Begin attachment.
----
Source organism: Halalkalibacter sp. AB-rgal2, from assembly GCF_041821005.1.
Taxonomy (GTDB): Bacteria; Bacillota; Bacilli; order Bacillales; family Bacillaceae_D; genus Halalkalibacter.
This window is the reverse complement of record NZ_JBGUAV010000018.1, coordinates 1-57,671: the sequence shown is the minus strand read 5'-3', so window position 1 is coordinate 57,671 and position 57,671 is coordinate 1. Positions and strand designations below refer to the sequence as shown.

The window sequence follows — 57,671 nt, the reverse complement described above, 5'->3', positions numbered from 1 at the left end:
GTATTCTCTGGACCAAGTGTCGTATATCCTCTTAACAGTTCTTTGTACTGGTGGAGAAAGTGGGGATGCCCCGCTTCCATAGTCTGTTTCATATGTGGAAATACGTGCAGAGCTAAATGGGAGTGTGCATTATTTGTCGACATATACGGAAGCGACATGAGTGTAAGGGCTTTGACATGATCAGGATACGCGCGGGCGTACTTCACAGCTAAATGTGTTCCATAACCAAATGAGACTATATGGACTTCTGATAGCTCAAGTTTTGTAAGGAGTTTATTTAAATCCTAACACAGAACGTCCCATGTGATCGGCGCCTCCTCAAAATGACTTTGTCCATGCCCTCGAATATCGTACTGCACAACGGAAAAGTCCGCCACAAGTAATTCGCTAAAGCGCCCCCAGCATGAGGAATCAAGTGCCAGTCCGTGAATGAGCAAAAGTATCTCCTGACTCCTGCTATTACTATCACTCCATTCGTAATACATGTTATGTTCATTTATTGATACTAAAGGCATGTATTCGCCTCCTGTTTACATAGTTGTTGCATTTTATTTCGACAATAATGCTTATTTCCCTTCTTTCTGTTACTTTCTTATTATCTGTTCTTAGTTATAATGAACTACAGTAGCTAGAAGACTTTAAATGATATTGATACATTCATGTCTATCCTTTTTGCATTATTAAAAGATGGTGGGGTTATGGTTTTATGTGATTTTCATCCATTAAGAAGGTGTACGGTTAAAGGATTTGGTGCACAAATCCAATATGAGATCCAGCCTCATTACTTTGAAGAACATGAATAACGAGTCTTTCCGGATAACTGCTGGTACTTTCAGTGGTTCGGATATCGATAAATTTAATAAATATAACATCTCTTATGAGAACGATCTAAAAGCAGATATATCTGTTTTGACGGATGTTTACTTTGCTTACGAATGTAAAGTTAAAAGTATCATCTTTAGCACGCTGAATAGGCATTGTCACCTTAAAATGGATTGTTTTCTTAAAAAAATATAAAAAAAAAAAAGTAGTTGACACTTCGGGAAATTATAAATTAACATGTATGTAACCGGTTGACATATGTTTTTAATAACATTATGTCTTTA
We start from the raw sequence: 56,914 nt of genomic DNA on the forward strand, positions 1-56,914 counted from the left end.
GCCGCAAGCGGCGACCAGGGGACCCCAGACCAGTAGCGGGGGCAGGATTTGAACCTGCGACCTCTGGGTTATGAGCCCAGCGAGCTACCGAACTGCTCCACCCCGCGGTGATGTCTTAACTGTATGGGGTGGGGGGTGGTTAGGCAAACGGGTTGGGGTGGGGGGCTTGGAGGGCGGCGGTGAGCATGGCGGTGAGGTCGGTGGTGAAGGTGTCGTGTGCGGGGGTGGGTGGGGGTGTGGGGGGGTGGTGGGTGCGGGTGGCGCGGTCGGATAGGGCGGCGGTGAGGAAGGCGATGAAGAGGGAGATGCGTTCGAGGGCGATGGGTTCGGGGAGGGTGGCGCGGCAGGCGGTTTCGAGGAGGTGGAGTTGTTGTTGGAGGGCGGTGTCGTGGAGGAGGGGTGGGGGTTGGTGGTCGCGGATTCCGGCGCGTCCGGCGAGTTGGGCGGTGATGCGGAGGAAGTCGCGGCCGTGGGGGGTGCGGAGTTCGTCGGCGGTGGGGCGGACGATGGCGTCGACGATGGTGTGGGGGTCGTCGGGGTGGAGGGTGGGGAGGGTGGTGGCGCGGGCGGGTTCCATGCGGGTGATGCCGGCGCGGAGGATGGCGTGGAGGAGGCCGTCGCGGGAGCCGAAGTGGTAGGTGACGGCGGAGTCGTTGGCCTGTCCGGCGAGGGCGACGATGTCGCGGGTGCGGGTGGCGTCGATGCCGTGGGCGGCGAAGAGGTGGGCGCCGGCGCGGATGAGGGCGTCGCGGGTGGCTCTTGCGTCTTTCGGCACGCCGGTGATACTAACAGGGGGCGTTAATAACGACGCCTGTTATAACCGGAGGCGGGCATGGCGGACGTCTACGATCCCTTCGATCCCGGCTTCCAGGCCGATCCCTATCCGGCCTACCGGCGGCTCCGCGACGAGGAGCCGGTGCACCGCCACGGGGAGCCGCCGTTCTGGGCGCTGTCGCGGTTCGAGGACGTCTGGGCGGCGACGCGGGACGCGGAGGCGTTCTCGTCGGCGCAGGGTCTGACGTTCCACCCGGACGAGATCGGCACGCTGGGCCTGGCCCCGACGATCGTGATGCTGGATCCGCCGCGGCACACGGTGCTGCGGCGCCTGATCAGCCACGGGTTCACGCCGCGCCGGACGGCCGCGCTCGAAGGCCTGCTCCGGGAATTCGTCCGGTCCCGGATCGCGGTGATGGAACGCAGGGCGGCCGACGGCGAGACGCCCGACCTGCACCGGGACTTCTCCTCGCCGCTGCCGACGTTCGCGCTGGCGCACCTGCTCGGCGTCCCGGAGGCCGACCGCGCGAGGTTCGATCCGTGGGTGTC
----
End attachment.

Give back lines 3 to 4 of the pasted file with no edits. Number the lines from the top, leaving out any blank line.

This window is the reverse complement of record NZ_JBGUAV010000018.1, coordinates 1-57,671: the sequence shown is the minus strand read 5'-3', so window position 1 is coordinate 57,671 and position 57,671 is coordinate 1. Positions and strand designations below refer to the sequence as shown.

The window sequence follows — 57,671 nt, the reverse complement described above, 5'->3', positions numbered from 1 at the left end: